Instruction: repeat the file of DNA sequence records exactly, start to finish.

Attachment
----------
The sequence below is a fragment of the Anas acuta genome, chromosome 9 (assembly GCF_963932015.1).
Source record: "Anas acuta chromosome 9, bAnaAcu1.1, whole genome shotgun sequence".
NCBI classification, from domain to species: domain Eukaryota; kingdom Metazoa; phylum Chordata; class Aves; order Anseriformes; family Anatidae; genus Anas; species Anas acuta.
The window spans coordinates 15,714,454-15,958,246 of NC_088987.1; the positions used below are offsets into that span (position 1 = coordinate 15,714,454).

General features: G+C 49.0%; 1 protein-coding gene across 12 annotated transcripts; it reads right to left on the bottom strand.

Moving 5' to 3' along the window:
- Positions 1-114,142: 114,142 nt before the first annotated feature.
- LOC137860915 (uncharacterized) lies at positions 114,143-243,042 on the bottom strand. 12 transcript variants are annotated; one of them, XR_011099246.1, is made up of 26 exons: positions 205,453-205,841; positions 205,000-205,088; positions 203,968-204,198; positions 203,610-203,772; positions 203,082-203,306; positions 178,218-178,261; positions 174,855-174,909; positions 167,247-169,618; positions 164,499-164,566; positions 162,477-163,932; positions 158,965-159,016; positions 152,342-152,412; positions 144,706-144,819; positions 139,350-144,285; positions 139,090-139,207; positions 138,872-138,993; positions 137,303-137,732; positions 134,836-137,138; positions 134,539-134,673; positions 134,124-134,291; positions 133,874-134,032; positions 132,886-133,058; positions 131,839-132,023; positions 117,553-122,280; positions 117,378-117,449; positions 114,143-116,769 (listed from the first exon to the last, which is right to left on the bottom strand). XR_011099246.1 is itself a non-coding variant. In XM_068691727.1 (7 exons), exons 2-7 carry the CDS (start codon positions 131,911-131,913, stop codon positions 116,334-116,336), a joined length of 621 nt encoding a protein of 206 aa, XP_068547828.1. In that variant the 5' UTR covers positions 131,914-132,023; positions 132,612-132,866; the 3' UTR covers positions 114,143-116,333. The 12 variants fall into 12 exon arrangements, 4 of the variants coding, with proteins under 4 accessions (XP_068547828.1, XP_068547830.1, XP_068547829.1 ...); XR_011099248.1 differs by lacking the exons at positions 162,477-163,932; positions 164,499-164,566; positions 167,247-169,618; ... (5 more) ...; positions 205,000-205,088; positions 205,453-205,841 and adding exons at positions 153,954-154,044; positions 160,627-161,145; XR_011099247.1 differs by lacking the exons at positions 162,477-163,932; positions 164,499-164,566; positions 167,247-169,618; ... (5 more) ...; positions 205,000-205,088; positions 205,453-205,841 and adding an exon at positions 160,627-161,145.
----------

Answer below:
The sequence below is a fragment of the Anas acuta genome, chromosome 9 (assembly GCF_963932015.1).
Source record: "Anas acuta chromosome 9, bAnaAcu1.1, whole genome shotgun sequence".
NCBI classification, from domain to species: domain Eukaryota; kingdom Metazoa; phylum Chordata; class Aves; order Anseriformes; family Anatidae; genus Anas; species Anas acuta.
The window spans coordinates 15,714,454-15,958,246 of NC_088987.1; the positions used below are offsets into that span (position 1 = coordinate 15,714,454).

General features: G+C 49.0%; 1 protein-coding gene across 12 annotated transcripts; it reads right to left on the bottom strand.

Moving 5' to 3' along the window:
- Positions 1-114,142: 114,142 nt before the first annotated feature.
- LOC137860915 (uncharacterized) lies at positions 114,143-243,042 on the bottom strand. 12 transcript variants are annotated; one of them, XR_011099246.1, is made up of 26 exons: positions 205,453-205,841; positions 205,000-205,088; positions 203,968-204,198; positions 203,610-203,772; positions 203,082-203,306; positions 178,218-178,261; positions 174,855-174,909; positions 167,247-169,618; positions 164,499-164,566; positions 162,477-163,932; positions 158,965-159,016; positions 152,342-152,412; positions 144,706-144,819; positions 139,350-144,285; positions 139,090-139,207; positions 138,872-138,993; positions 137,303-137,732; positions 134,836-137,138; positions 134,539-134,673; positions 134,124-134,291; positions 133,874-134,032; positions 132,886-133,058; positions 131,839-132,023; positions 117,553-122,280; positions 117,378-117,449; positions 114,143-116,769 (listed from the first exon to the last, which is right to left on the bottom strand). XR_011099246.1 is itself a non-coding variant. In XM_068691727.1 (7 exons), exons 2-7 carry the CDS (start codon positions 131,911-131,913, stop codon positions 116,334-116,336), a joined length of 621 nt encoding a protein of 206 aa, XP_068547828.1. In that variant the 5' UTR covers positions 131,914-132,023; positions 132,612-132,866; the 3' UTR covers positions 114,143-116,333. The 12 variants fall into 12 exon arrangements, 4 of the variants coding, with proteins under 4 accessions (XP_068547828.1, XP_068547830.1, XP_068547829.1 ...); XR_011099248.1 differs by lacking the exons at positions 162,477-163,932; positions 164,499-164,566; positions 167,247-169,618; ... (5 more) ...; positions 205,000-205,088; positions 205,453-205,841 and adding exons at positions 153,954-154,044; positions 160,627-161,145; XR_011099247.1 differs by lacking the exons at positions 162,477-163,932; positions 164,499-164,566; positions 167,247-169,618; ... (5 more) ...; positions 205,000-205,088; positions 205,453-205,841 and adding an exon at positions 160,627-161,145.